Texas Digital Library Conference System, TCDL 2012

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A Digital Repository for the World of Physical Culture
Lesley Caldwell, Brent Sipes

Building: AT&T Executive Education and Conference Center
Room: Room 102
Date: 2012-05-24 03:15 PM – 04:00 PM
Last modified: 2012-05-02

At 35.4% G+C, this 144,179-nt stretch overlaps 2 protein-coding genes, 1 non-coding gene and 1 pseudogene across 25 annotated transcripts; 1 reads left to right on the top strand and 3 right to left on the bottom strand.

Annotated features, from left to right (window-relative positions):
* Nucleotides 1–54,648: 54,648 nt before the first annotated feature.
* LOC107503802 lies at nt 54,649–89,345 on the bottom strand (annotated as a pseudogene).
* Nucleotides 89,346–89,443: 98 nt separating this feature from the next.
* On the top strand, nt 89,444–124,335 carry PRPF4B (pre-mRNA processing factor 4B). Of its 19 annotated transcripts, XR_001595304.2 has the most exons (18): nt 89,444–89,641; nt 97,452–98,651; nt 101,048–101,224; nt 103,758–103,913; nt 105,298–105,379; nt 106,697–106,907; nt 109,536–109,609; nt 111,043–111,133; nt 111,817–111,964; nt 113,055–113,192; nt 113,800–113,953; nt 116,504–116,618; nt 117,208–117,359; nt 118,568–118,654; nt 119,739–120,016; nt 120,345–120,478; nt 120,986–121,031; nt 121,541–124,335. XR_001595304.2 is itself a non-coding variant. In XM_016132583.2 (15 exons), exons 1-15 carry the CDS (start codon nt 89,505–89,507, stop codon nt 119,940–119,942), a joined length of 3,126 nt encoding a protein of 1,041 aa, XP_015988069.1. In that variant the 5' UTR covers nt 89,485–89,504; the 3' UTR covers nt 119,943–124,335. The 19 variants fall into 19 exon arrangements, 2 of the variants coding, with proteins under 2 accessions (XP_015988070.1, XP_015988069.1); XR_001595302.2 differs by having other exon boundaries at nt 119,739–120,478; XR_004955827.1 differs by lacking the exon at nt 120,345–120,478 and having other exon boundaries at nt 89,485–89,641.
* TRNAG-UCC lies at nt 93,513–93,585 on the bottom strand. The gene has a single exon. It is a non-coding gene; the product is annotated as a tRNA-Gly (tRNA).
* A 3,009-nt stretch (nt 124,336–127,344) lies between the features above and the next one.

The H.J. Lutcher Stark Center is a burgeoning special collection library, archive, and museum that celebrates the world of physical culture and sports. The collection includes hundreds of thousands of cataloged -- and mostly uncatalogued items -- ranging from historical nutrition texts to decades old weightlifting equipment. Led by scholar-athletes Jan and Terry Todd, the Stark Center opened its doors in 2008. One of the largest donors to the Stark Center was Ottley Coulter who is recognized as the first historian of bodybuilding. A circus strongman, writer, and one of the founding fathers of weightlifting in the United States, Coulter was a hobbyist collector saving thousands of newspaper clippings, correspondence, and weightlifting publications. The Todds met Coulter in 1964, and eventually acquired his personal collection in 1975. Housing the Coulter collection and other rare materials, the Stark Center’s collection is the largest of its kind and the staff recognized the need to make their collection accessible to researchers unable to travel to their University of Texas location. The presentation will begin with the assessment process we went through when selecting our software solution. As a new institution with one dedicated librarian and no in-house technical staff, we had to consider our limited funding and staff size in our planning. Ultimately we chose to go with the open-source solution DSpace. Next the presentation will cover the steps necessary to create a digital repository, from testing and training to data transfer. With that we will share the issues we faced throughout the development cycle. For example, though Ottley Coulter was a collector, he was not a librarian. The items in his collection are briefly labeled if labeled at all. Hence, issues with controlled vocabulary stemmed from the fractured and chaotic nature of the Coulter clippings. Features of the presentation will include our transfer of 3,500 files from File Maker Pro into DSpace, the benefits and limits of optical character recognition (OCR) for archival documents, our rationale for and design of a one-page external submission form, and a tour of our DSpace collection. Our presentation will give insight into the struggles and successes of setting up a new library and establishing best practices for building an information repository in a start-up institution. The platform that DSpace provides for organizing rare materials and making them accessible to sport historians across the world is something Ottley Coulter could never have imagined when he started clipping newspaper stories one-hundred years ago.


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